Defense Mechanisms - Track Analysis: 5/ Soundfrieze

Track name: Soundfrieze

 

Composed: 2011

 

 

The Title:

-Frieze:

(Architecture) A decorative horizontal band.

(Mathematics) frieze group is a mathematical concept to classify designs on two-dimensional surfaces which are repetitive in one direction, based on the symmetries in the pattern.

(Military) The cheval de frise was a medieval defensive obstacle consisting of a portable frame covered with many projecting long iron or wooden spikes or spears.

 

The Music:

(The tune is in the player on the left)

I mostly took inspiration from the visual idea of a frieze (architecture). As you can see on the score, the first motif/shape is developed using geometrical/graphic processes.

Using mathematics in a composition can be a good way to hide yourself behind something logical, "irrefutable". But the general audience don't want to hear about numbers, they (rightly) want emotions. I often use numbers/geometry/symmetry in my compositions, because I believe these things have some kind of "magical" power. Needless to say, my ear always has the final word - if it doesn't sound good to me, I change it. I believe it's possible to make numbers sound beautiful!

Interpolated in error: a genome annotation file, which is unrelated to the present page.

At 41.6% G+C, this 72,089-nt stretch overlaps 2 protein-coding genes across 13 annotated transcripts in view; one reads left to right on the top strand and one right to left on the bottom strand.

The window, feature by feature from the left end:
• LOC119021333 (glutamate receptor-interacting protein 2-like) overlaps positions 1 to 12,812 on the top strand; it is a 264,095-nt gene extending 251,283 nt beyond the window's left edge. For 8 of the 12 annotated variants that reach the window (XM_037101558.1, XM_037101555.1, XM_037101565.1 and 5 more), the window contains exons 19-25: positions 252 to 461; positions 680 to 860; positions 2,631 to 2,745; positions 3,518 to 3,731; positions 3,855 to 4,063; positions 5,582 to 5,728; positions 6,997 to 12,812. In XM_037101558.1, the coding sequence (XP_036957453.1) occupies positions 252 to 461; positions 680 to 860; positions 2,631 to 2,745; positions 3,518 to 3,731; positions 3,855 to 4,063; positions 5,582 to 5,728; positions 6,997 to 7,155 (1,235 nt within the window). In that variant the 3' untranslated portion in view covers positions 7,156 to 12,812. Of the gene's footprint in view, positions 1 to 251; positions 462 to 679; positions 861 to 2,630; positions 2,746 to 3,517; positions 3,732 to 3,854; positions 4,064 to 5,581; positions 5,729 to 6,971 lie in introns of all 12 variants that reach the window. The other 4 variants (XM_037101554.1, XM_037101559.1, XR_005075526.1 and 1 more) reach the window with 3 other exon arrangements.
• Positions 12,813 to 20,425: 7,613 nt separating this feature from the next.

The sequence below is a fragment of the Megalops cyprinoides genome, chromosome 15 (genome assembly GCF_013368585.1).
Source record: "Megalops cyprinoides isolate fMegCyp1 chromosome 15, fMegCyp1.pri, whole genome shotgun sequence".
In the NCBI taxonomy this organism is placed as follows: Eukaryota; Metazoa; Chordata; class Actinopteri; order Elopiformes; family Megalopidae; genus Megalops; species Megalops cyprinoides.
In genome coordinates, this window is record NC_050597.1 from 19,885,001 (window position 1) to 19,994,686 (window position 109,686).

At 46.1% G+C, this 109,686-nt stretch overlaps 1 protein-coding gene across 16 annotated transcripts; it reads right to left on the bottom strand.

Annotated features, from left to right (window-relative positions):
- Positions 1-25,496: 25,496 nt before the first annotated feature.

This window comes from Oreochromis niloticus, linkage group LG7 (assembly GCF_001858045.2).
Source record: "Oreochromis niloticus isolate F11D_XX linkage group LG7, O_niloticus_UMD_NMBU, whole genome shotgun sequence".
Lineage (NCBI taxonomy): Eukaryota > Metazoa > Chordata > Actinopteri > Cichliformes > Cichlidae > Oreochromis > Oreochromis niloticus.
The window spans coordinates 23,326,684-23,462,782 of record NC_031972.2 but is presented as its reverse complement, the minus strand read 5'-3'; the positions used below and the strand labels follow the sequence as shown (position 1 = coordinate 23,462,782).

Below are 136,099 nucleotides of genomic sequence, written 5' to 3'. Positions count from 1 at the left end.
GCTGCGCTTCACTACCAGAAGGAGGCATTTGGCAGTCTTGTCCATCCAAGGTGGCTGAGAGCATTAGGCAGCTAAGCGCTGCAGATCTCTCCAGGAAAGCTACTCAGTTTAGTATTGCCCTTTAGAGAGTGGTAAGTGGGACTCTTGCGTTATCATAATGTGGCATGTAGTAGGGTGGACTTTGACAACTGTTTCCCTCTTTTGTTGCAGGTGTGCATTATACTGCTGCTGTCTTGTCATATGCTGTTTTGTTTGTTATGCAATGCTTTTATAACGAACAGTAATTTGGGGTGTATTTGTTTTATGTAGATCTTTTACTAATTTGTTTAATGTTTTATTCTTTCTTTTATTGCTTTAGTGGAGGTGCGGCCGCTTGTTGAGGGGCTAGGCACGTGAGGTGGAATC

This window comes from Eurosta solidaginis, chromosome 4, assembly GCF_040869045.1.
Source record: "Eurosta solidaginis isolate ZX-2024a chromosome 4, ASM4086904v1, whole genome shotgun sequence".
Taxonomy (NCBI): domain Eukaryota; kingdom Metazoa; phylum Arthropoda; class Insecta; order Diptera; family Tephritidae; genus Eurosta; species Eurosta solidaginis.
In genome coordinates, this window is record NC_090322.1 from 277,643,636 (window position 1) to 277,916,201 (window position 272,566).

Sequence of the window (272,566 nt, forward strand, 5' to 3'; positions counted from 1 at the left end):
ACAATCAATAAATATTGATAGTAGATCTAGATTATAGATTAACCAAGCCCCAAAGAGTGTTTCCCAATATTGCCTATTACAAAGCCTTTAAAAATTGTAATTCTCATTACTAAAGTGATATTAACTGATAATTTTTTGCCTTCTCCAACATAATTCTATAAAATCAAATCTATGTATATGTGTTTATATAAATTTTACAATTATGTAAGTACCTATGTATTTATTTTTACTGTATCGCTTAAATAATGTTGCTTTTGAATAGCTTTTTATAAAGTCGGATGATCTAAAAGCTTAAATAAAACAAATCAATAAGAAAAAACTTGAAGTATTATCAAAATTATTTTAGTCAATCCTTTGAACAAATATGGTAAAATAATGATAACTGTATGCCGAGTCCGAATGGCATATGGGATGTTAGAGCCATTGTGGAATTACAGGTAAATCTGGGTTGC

The score is extremely minimal, incomplete. As it is, it's not a piece of music. The drum parts, the drum feel, give it a sense. I never write drum parts, I prefer to sing them to the drummer. As I wrote earlier, the drums are always an integral part of my compositions - when I compose, I hear them in my head. This might be the "drummer in me", as I wanted to play that instrument as a teenager; but my elder brother was already a drummer, so I picked the bass...!

Hats off to Matt - the precision of his playing is beyond words!

 

The Recording:

We recorded the bass and drums first, splitting the tune in four parts. Then we added the Rhodes and piano.

This is the only track I played with a pick.

 

Here's a short video shot during the mix:

 

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